5. Don't panic, Denise.

    In a trial, every effort is made to use search environments with no residual odor (no odor cotton swab to surface contact), and no lingering odor (no contained odor cotton swab hidden in the search area, then moved to another hiding place within the search area).

    In training, you will frequently encounter both residual and lingering odor - partially because you'll use the same search locations over and over again, and partially because you'll move odor around during a single training session. When running a non-blind search, you should make every effort to keep Annie moving and not allow her to go to a final response where no odor is present. If the search is blind, your instructor should coach you to move on before Annie reaches a final response where no odor is present.

    If Annie sneaks in her final response, just shrug and move on. Every dog is different when dealing with what is reward worthy and what is not in a search, but one thing they all understand is that the one thing that brings the reward (in this case, finding source odor) is the thing worth repeating.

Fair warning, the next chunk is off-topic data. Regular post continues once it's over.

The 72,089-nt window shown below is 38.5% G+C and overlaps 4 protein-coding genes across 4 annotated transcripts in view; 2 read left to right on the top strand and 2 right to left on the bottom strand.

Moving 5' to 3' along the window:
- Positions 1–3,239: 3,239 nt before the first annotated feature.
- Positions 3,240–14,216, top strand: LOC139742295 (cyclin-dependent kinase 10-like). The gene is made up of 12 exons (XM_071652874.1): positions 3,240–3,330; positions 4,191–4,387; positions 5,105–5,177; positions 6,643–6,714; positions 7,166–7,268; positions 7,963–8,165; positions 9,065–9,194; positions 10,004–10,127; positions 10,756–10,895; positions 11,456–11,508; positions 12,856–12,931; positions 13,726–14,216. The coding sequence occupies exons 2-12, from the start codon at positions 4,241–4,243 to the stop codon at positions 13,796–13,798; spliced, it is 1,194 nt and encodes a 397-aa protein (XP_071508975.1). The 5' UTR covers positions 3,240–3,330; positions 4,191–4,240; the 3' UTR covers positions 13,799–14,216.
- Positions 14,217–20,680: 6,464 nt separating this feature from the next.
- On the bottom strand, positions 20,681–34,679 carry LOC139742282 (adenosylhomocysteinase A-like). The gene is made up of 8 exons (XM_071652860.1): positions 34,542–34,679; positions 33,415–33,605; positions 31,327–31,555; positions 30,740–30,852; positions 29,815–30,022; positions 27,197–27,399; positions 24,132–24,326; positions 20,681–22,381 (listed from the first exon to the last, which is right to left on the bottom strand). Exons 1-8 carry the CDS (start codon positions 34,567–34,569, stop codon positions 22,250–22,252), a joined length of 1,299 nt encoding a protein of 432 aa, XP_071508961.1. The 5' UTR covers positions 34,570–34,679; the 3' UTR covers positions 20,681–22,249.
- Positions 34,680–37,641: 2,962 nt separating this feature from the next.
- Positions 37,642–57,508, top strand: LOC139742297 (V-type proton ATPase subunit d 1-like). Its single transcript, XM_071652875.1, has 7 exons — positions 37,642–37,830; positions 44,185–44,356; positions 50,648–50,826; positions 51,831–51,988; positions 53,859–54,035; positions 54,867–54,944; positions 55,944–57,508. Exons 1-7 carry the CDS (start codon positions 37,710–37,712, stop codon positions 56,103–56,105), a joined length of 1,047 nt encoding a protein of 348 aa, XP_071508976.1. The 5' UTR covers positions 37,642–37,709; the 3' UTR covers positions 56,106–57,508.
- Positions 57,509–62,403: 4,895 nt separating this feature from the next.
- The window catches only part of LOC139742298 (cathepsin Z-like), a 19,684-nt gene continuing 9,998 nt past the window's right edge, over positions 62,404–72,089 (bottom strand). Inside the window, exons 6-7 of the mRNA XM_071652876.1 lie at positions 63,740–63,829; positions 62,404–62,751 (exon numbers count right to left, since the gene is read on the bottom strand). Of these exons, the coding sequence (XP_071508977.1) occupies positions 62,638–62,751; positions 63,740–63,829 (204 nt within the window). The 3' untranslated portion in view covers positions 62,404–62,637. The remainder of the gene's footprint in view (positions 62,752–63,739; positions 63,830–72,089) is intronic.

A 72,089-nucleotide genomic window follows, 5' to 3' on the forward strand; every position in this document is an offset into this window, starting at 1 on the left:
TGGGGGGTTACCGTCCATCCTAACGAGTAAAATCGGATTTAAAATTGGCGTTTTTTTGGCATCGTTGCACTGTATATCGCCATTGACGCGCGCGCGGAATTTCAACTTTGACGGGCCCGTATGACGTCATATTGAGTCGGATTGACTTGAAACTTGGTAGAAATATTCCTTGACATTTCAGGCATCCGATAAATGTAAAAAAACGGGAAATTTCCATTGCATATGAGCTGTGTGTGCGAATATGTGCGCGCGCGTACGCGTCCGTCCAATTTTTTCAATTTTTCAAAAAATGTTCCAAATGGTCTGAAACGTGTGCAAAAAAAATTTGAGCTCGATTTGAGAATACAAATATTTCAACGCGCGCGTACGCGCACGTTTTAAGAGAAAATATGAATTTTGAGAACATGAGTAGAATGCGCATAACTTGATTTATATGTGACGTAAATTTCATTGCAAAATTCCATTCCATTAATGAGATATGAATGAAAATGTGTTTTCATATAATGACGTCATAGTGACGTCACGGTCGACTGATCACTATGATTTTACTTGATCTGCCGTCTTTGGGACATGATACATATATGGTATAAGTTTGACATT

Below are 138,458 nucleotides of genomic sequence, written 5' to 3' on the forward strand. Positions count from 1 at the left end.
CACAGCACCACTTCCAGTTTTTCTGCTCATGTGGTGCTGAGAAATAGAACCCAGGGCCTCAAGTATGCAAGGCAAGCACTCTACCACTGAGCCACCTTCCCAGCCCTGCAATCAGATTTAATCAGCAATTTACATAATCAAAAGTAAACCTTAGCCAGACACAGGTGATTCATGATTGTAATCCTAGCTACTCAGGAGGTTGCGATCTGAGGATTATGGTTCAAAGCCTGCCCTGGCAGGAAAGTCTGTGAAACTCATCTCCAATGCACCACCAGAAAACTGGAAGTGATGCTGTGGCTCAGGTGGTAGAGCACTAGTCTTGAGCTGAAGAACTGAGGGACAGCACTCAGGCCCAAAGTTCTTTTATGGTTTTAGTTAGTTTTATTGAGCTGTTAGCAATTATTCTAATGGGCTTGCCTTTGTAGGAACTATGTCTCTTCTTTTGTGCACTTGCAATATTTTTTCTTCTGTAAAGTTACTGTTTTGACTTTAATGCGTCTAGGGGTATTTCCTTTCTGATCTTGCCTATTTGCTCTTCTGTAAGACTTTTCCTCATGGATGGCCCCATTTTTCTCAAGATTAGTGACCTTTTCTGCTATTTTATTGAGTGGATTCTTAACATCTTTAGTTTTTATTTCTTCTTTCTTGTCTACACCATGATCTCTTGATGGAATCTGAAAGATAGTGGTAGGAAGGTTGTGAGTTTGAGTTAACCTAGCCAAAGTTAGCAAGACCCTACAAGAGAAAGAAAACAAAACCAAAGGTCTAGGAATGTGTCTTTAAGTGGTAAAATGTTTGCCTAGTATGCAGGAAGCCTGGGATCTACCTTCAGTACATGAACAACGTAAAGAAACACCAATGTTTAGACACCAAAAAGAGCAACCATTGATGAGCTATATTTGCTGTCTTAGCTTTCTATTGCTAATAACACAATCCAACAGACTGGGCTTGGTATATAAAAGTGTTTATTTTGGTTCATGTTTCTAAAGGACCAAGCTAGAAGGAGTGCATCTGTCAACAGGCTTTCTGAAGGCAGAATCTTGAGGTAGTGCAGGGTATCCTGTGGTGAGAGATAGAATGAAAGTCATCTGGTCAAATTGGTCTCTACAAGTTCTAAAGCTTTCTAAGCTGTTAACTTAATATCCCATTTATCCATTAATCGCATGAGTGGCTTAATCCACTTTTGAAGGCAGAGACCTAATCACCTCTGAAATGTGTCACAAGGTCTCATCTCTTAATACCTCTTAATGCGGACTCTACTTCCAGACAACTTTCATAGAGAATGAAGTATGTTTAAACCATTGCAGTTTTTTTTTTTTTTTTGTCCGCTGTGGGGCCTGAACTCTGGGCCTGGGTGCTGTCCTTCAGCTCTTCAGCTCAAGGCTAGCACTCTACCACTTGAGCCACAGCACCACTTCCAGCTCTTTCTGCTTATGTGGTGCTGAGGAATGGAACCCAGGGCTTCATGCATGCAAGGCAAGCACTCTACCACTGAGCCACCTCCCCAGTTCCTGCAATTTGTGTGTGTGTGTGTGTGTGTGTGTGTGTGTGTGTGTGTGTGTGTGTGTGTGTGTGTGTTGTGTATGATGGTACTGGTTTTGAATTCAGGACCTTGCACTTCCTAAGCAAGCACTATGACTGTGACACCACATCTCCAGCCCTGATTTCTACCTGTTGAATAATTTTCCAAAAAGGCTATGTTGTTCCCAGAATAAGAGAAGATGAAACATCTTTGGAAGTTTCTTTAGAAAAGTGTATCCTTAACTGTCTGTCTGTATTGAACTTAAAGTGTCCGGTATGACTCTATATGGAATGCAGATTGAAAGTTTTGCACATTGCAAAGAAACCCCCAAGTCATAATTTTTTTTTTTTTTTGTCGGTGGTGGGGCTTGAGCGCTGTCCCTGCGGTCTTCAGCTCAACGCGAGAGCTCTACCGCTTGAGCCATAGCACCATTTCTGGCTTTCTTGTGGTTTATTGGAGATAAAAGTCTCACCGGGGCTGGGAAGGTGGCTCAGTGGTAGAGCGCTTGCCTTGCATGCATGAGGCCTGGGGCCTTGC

Do a practice session or two before the trial and make sure to choose a search area where you've never placed odor before, and carefully pick an accessible hiding spot for the odor, place it - don't move it - and do the search. See if Annie has any issues in a more trial-like search environment. My guess is she'll do just fine.

    Happy Sniffing!

  6. I just tried my Doberman Jazz at finding hot dog bits hidden in our rock retaining wall. We had never done anything nose related but he knows what “find it” means because I’m always sending him out into the yard to find a certain toy. I never expected the level of enthusiasm and focus that he gave me without me having to redirect him to the task. Needless to say I got excited and ready to dive into training. Then it dawned on me that I had no idea what I was doing.
    SO GLAD I FOUND THIS ARTICLE!!! Thank you for being clear and detailed when explaining all this!
    I can’t wait to try again tomorrow!